upon a blue the car is car. Flowers are painted on the golden margin of the niche which is surmounted by the blue figure of a man rod. 59 He holds a golden . while the organist manipulates the keys in front. is wind instrument completes Literature. on one wheel are Gemini and in on the other Virgo. and Music. Beneath her feet is a golden side face of the Sun. His legs are bare from above knees to lower part of calves. holding in his hand a radiant caducean drawn by two cocks. while Sculpture represented by and two men operating with hammer and stone pedestal. possibly Venice. which is being blown by a man at the bellows behind. chisels upon a short The back ground depicts a very busy prosperous commercial city. while another is sitting at the table counting gold into bags. Science. same is a youthful boy King. Under- neath the base of the niche are two philosophers studying a Globe.THE EIGHTEENTH PICTURE like a blue and yellow rainbow. . Mercury Gemini and Virgo. dressed in red and gold. THE EIGHTEENTH PICTURE In another golden niche surrounded with birds and flowers upon a golden ground stands a Inside of the similar glass flask or cucurbit. Another is writing at a desk. Boots red and gold. Two choristers this and a man playing a brass group of Commerce. To the right side of the table is an ancient organ.

being moved by THE NINETEENTH PICTURE It is a most dismal and curiously dark weird-like subject. others fishing with rods and shooting. yet visible and partly rising above the ground at the centre of the landscape distance. convex and with an oval around. The rising of this pall-like bristly overspreads and hides totally the body of the true sun. He stands upon a crescent moon. —or middle black sun. which Ues beyond . seated a female figure holding a crescent side up. The niche surmounted by a golden car drawn by two female In the car in her is figures in red and gold. washing clothes in river. for. a river with water birds on fishermen in a boat casting nets. riding. of deep is halo of light. boating hawking. of niche is Underneath the base its surface. are seen in is middle and extreme distance. side up. behind — is to be seen golden radiations 60 . A monster black sun is in great part sunk below the ground. A bleakish stunted landscape. with black blighted withered in trees foreground. Moon is hand concave On the wheel of chariot the sign of Scorpio (Moon in Scorpio). the stream near the and a mill-wheel foreground. a sceptre in his right hand. throws a great radiance all yellow and golden emanations.THE NINETEENTH PICTURE ball in his left. and ships sailing. himtiiig.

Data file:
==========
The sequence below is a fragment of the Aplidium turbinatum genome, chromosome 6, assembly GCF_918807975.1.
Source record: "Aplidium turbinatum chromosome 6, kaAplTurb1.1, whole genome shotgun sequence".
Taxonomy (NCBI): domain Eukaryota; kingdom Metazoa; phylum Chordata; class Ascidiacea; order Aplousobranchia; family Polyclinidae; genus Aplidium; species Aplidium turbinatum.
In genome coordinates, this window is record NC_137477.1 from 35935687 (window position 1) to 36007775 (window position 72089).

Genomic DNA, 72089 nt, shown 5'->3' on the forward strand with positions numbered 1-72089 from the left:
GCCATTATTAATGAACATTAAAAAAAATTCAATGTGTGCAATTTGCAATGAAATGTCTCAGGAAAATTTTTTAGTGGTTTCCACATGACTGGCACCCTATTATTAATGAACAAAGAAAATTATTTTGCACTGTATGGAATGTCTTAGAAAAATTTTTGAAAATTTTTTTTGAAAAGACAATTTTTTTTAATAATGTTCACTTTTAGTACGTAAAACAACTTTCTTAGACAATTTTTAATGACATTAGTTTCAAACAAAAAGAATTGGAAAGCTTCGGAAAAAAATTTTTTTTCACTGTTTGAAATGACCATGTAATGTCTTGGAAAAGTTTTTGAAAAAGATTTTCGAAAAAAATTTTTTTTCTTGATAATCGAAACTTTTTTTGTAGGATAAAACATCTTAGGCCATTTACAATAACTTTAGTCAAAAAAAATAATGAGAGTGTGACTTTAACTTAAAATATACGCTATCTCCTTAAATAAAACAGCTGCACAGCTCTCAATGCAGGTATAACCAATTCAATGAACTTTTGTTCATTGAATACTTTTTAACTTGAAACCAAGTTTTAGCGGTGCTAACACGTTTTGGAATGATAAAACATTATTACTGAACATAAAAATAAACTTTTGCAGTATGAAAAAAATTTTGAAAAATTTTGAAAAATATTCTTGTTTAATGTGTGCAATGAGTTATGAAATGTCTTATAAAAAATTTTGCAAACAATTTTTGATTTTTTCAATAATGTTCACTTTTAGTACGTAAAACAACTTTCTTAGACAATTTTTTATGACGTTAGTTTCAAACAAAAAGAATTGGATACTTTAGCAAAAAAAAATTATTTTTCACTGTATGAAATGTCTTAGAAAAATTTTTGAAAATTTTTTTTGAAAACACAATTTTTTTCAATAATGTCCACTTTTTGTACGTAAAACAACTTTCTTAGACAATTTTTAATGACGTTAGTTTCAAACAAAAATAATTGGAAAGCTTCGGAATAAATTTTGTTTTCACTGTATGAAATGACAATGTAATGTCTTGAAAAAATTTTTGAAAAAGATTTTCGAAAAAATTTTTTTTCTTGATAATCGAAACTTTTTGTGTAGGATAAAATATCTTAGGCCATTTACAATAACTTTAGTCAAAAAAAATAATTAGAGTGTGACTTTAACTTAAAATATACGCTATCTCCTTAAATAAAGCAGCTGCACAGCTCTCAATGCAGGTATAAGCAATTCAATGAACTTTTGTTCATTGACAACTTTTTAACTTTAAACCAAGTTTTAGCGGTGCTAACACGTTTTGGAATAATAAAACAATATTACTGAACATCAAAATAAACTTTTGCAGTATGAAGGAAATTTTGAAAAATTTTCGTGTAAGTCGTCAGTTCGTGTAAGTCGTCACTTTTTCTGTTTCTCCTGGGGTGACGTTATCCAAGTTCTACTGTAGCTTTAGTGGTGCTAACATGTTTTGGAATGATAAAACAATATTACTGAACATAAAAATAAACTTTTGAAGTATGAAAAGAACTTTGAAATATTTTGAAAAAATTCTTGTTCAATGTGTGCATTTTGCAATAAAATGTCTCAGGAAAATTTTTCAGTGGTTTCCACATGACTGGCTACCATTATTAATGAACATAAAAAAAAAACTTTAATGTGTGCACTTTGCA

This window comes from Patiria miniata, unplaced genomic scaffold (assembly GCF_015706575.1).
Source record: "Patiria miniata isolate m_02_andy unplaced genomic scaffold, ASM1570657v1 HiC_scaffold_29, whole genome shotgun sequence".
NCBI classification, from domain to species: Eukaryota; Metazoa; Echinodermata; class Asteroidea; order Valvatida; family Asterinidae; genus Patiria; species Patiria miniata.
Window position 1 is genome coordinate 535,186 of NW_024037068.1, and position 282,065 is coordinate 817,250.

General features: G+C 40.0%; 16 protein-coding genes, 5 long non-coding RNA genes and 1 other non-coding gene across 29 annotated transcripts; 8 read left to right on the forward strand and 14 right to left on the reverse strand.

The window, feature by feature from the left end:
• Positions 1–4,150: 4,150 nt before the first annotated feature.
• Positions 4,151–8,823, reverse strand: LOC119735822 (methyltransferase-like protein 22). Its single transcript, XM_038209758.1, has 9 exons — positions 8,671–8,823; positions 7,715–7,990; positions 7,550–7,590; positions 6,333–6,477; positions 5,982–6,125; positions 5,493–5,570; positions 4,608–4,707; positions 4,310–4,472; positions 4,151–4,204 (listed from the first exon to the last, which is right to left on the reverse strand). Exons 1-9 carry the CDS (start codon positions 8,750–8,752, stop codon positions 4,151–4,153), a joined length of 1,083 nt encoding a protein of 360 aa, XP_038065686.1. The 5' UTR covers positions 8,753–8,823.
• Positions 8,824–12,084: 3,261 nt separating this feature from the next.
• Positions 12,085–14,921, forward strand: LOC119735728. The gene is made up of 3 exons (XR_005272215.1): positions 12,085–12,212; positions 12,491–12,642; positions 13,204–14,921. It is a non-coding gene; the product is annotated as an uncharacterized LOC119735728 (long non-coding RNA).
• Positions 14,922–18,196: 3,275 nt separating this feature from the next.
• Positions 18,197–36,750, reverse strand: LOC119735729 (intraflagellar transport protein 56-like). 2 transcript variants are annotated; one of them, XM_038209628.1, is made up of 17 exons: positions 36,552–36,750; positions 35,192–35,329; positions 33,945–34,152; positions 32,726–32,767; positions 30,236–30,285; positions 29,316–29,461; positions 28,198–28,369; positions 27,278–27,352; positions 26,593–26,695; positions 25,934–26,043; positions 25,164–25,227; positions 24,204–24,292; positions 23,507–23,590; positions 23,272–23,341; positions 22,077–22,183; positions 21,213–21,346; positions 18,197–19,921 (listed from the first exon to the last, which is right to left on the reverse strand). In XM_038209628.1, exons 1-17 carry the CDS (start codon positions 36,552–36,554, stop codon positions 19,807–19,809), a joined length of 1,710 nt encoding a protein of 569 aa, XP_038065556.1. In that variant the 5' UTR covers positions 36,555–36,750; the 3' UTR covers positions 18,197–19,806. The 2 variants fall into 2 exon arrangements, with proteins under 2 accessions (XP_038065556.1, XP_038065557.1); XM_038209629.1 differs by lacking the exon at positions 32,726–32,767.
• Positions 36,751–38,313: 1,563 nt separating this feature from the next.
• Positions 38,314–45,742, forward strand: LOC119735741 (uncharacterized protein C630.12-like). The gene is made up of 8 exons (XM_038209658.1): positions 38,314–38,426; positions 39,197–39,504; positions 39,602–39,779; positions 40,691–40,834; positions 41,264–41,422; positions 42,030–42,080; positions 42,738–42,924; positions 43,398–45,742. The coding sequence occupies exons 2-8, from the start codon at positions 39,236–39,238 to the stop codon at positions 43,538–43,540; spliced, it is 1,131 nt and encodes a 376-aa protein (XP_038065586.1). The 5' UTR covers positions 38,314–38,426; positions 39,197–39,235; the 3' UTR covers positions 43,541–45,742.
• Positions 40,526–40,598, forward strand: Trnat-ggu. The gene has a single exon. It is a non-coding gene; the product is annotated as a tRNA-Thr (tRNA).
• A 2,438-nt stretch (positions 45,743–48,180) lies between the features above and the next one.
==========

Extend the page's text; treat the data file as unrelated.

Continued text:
small birds. etc.THE TWENTIETH PICTURE of the true sun. with a black cape. The mother She sits at the extreme end of the room nursing a baby family. A bath and basin on the floor ready for use.. The clouds above are red and the building seen afar are also red off (in the extreme dis- tance) and glowing. A cushion made into a car to give rides form the chief amusements. floor. hals caterpillars. Faint golden radiation are to be seen shooting through as all. butterflies. three are clad in blue and one in yellow. etc. flowers. in her lap is and keeping a watchful eye over the in red dressed is and gold. if all this foreground blackness. on a golcien ground. which illuminates with its golden tinted light a nice landscape in the extreme distance. Six of these are naked. Toy hobby horses without legs. THE TWENTIETH PICTURE In a long room are to be seen ten children of various ages at play. lies emanating from the true hidden sun which behind The margin snails. A jackdaw seen hopping about the The cat in the comer.. 61 . A servant girl is seen through the door in another apartment busy at work. upon. little paper windmills. and two bottles conis taining a yellowish liquid seen on a shelf over the door. which completes the picture.